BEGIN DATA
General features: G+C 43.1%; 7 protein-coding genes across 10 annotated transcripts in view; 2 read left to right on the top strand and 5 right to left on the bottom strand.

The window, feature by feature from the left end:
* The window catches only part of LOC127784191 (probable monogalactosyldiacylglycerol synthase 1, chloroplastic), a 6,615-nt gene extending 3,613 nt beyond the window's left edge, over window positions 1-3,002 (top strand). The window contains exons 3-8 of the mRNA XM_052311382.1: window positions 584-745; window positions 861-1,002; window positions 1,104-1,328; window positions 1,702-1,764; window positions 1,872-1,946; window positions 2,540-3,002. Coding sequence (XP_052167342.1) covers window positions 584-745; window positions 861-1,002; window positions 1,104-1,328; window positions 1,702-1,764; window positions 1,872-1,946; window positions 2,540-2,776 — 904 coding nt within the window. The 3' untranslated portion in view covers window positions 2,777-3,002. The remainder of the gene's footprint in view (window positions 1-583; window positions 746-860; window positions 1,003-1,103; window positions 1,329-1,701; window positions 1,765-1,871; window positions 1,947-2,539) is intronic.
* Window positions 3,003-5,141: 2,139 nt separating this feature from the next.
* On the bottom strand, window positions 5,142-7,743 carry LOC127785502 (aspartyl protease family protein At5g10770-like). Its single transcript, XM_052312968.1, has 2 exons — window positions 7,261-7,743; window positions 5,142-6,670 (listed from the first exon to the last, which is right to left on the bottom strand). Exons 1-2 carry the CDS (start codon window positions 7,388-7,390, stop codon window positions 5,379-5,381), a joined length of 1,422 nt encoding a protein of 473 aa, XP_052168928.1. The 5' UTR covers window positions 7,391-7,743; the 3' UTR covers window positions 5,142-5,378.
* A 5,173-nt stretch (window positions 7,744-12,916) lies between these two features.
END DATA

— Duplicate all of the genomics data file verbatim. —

General features: G+C 43.1%; 7 protein-coding genes across 10 annotated transcripts in view; 2 read left to right on the top strand and 5 right to left on the bottom strand.

The window, feature by feature from the left end:
* The window catches only part of LOC127784191 (probable monogalactosyldiacylglycerol synthase 1, chloroplastic), a 6,615-nt gene extending 3,613 nt beyond the window's left edge, over window positions 1-3,002 (top strand). The window contains exons 3-8 of the mRNA XM_052311382.1: window positions 584-745; window positions 861-1,002; window positions 1,104-1,328; window positions 1,702-1,764; window positions 1,872-1,946; window positions 2,540-3,002. Coding sequence (XP_052167342.1) covers window positions 584-745; window positions 861-1,002; window positions 1,104-1,328; window positions 1,702-1,764; window positions 1,872-1,946; window positions 2,540-2,776 — 904 coding nt within the window. The 3' untranslated portion in view covers window positions 2,777-3,002. The remainder of the gene's footprint in view (window positions 1-583; window positions 746-860; window positions 1,003-1,103; window positions 1,329-1,701; window positions 1,765-1,871; window positions 1,947-2,539) is intronic.
* Window positions 3,003-5,141: 2,139 nt separating this feature from the next.
* On the bottom strand, window positions 5,142-7,743 carry LOC127785502 (aspartyl protease family protein At5g10770-like). Its single transcript, XM_052312968.1, has 2 exons — window positions 7,261-7,743; window positions 5,142-6,670 (listed from the first exon to the last, which is right to left on the bottom strand). Exons 1-2 carry the CDS (start codon window positions 7,388-7,390, stop codon window positions 5,379-5,381), a joined length of 1,422 nt encoding a protein of 473 aa, XP_052168928.1. The 5' UTR covers window positions 7,391-7,743; the 3' UTR covers window positions 5,142-5,378.
* A 5,173-nt stretch (window positions 7,744-12,916) lies between these two features.